With the start of November, most of the country, not least those working in schools, find themselves on the downhill run to Christmas and a break of some kind. Most of you will be deep in assessments and report writing, not to mention end-of-year concerts, assemblies and graduations, so we hope that the light at the end of the tunnel is getting brighter and you’re finding some time for fresh air and deep breathing. November sees the publication of many amazing books, perhaps some of them might even make their way onto the TBR pile you’re putting together for the summer holidays.
Last year we had the stunning A Dinosaur a Day, but this year we have the equally wonderful An Animal a Day. This fascinating book presents the reader with 365 animals, some they will be familiar with, many they will be meeting for the first time, from tiny tardigrades through insects, reptiles and birds to bears, sharks and hippos. Some animals are grouped by habitat – who knew there were animals that live in and around volcanoes? – special characteristics or claims to fame, while others are there to be discovered at random. This would make a great book to share as a class and get to know a new animal every day, as well as a starting point for wider study of all creatures great and small.
For many of us, specific dishes or food becomes associated with particular people. In the picture book What’s in a Dumpling, Grandma?, one of Grey’s favourite things to eat are báhn lọc (pr. bon lock) dumplings, a dish his ngoại (pr. ng-wai) makes for him. Today Grey and his cousin Mila will learn how to make báhn lọc, an activity which not only means there’s plenty of opportunity to eat delicious dumplings, but also ensures they get to spend lots of time with their beloved grandmother and learn about their family. This is a lovely story where the reader learns how to make dumplings, and also, importantly, about the way in which food can connect us with family and culture. As well as the story of the day Grey and Mila spend with Ngoại, there is also a pronunciation guide for the Vietnamese words used in the book and a recipe for the fish sauce traditionally eaten with báhn lọc.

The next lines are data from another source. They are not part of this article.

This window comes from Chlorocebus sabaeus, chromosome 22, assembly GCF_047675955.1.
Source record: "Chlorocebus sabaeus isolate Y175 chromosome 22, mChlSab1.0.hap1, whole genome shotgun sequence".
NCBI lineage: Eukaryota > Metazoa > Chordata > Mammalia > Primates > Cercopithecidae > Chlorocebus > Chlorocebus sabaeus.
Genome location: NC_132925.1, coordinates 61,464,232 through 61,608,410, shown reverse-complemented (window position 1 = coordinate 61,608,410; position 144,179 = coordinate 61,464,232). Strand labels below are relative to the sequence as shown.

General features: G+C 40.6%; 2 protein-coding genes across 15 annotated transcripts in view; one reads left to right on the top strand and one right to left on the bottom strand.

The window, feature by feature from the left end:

For people who love history, but who – like me – are less interested in monarchies, battles and religion than the way in which “normal” people lived, will find Normal Women compelling reading. Philippa Gregory will be well known to many of you for her historical fiction centred around the women of the English monarchy, so her interest in the roles of women in English history and her research credentials are well established. In Normal Women Gregory has delved into records to learn about the lives of women in England since 1066, and what she’s found blows up many of the assumptions that have been made, and then taught to us, about the importance of women to the making of a nation. While it’s no surprise to learn that the vital work of women has been deliberately written out of history, it is nonetheless fascinating to learn about female money-lenders, guild-masters and pirates. It’s also somewhat thrilling to learn about how women learned to use the laws that were intended to “keep them in their place” to their advantage; if you have no legal standing, you’re free to run up debts and engage in violent protest to your heart’s content! While this is an enormous book, Gregory has broken the 900-odd years it covers into significant periods, and then into noteworthy events, places and roles, which makes it easy to digest.